It just happens that 80% of 2:15 turns out to be close to 165 minutes, so one could comfortably run a marathon for a long run at this level. One possible way of training would be to run a marathon every single day. The secret to doing this is racing oneself into shape. After two weeks of training one would race a 20K, then two weeks later a 25K, then a 30K and finally a marathon, with only the marathon being run all-out. This has one racing a marathon every 8 weeks, which with this mileage is possible for a long time. The problem, however, is obvious: almost no one can run that many miles without injury. Also, it's not a method that any runner not planning on running a world-class would have time to do.

An alternative that fits in better with my own ideas is:

M: 150-165 min.
T: 0-30 min.
W: 150-165
Th: 0-30
F: 0-30
Sa: 150-165 min. or race (20-25K on 4th week, Marathon on 8th)
S: 0-30

This makes for a manageable amount of work per week, but has some other built-in problems.

The whole point to this post is to give a contrast ot Lydiard's method, which has often been confused with Long Slow Distance training. That almost no one any longer follows the LSD method does not mean that it has no merit, but it cannot be recommended.


Glaven Q. Heisenberg said...

Mmmmmm ... LSDeeeeeee ...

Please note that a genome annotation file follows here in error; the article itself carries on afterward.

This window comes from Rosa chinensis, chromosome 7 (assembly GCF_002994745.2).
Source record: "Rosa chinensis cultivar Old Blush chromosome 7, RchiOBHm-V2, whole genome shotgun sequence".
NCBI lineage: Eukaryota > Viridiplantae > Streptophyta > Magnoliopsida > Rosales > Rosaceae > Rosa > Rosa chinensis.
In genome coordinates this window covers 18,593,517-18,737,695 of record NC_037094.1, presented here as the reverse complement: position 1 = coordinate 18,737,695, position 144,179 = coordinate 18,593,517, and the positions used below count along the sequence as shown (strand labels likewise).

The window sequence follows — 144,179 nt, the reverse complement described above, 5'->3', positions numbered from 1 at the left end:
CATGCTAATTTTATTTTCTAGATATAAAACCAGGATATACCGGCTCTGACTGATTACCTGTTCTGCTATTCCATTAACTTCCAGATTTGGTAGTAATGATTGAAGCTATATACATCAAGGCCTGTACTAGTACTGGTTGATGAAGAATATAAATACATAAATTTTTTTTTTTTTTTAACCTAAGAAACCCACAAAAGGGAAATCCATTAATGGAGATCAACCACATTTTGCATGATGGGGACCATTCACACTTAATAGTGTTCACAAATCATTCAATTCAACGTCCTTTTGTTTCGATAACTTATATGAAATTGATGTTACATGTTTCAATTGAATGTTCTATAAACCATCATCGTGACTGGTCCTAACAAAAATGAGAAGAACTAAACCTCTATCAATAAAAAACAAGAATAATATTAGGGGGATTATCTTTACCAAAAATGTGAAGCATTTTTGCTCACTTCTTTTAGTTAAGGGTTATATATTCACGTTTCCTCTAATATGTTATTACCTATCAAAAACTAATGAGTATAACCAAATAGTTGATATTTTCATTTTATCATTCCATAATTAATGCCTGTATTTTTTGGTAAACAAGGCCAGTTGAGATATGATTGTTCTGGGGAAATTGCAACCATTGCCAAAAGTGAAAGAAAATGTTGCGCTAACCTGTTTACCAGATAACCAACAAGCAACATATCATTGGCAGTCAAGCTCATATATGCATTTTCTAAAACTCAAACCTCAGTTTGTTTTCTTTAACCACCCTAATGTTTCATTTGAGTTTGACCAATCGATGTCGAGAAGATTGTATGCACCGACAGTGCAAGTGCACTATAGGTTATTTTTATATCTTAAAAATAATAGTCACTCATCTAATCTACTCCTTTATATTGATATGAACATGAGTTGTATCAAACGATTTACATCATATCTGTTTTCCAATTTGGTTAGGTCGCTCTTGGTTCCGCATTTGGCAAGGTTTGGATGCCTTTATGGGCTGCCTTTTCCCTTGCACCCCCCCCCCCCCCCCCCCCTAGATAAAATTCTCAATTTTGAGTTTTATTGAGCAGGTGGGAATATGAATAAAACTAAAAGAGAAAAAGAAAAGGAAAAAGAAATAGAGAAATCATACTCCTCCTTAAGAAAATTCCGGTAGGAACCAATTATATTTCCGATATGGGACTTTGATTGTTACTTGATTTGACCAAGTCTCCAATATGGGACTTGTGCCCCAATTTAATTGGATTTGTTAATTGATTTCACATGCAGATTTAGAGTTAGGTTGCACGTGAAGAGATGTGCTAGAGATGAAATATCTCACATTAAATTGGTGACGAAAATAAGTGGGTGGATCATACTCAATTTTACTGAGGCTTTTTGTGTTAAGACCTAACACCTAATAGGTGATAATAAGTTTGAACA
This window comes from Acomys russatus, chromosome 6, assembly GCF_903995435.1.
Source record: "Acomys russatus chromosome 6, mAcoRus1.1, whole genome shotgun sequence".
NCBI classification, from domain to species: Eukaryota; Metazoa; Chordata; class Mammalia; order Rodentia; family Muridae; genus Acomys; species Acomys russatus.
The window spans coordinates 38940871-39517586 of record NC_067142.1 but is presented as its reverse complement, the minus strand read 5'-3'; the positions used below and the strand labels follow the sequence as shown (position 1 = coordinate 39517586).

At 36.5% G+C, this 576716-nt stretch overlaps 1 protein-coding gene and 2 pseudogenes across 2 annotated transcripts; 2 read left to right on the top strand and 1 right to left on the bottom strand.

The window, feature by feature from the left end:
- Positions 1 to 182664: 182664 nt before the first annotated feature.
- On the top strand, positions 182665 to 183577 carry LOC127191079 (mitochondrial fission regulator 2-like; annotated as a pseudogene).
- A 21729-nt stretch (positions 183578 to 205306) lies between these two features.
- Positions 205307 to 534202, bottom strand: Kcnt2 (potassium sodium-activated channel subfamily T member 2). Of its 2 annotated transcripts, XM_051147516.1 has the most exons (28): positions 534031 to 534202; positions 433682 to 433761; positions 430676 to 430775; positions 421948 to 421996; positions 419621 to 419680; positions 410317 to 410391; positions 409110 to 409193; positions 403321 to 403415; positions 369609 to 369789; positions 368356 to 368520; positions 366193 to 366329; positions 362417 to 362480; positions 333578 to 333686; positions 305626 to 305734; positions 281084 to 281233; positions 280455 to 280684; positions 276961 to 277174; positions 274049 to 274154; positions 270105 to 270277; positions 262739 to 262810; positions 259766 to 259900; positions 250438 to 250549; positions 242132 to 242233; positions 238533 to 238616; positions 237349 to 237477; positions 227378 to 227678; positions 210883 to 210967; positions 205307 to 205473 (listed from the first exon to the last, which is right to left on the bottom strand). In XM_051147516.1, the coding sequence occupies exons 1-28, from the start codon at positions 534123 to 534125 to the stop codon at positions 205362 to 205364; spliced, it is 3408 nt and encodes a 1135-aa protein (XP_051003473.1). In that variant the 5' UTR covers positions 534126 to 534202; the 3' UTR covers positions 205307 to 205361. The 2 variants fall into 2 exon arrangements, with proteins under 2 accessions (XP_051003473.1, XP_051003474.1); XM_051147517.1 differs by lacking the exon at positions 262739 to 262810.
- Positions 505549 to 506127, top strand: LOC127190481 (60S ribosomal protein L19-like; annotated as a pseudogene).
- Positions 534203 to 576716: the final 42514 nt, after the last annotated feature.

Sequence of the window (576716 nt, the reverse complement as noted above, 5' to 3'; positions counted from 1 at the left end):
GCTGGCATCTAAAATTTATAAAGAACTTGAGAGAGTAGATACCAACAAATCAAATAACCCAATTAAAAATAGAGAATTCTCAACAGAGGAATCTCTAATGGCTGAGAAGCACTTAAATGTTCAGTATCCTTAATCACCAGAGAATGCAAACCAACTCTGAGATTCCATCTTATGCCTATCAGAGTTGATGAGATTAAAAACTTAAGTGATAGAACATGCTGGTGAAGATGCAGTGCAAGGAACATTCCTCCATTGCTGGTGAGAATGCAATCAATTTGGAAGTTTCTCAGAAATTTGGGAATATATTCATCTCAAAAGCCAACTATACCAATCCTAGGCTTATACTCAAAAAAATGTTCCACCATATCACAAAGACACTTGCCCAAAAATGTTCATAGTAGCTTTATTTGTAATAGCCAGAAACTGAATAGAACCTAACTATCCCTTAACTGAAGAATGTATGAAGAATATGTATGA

RBR said...

Ummm... I don't mean to be a Debbie Downer, and I know that this is not the typical post that I am qualified to comment on, but how many people do you know that run a 2:15 marathon?

You may be narrowing your blog post audience a wee bit, is all I am saying...

sea legs girl said...

Just a sec here. Gerry Lindgren ran 250 miles a week? Like a 57k a day? Where did you read that? It sounds impossible. But now that I say that, Jesper Olsen ran 50k every day in his world run. Anyway, the biggest reason it doesn't work for people is time. If I had the time to run 57k a day, I would be in great shape and a fast runner but would have no life outside of running whatsover. Rasmus disagrees (about the fast part). We're reading your blog while driving in the car (The Lorax has the wheel).

Beth said...

As a person who runs virtually the same speed no matter what the distance, I agree that just running the same pace for longer does not translate into improved speed at shorter distances.

It was great to see you last weekend at the Firecracker. We were dry because we started after the rain ended and all of the pictures were either before the race or long after the sweat had time to get dry and crusty. I was sopping wet with sweat during the race. Hope to see you out there again soon. In the meantime, how about an idea as to how I can get faster if I'm prone to injury and can't do a lot of speedwork? Drills? Any ideas?

SteveQ said...

RBR: 2:15 just happens to be the common currency of marathon training plans. Making the alterations to 3:00 or 4:00 is not easy (or even possible with some plans) and they all sort of devolve into the same mush by that point.

SLG: Lindgren actually averaged 300 mpw for a year and 360 for a few months. The references are Fred Wilt's "How They Train" and Jack Daniels' book, where he's anonymous, but the workouts are listed, plus interviews given to Runner's World and Sports Illustrated.

GQH: I remember LSD-8, before they went to LSD-25. Blotter acid, "Blue Sunshine"... hmmm, maybe I shouldn't admit as much.

Beth, if I had an easy answer for you, I'd have a fistful of Olympic medals.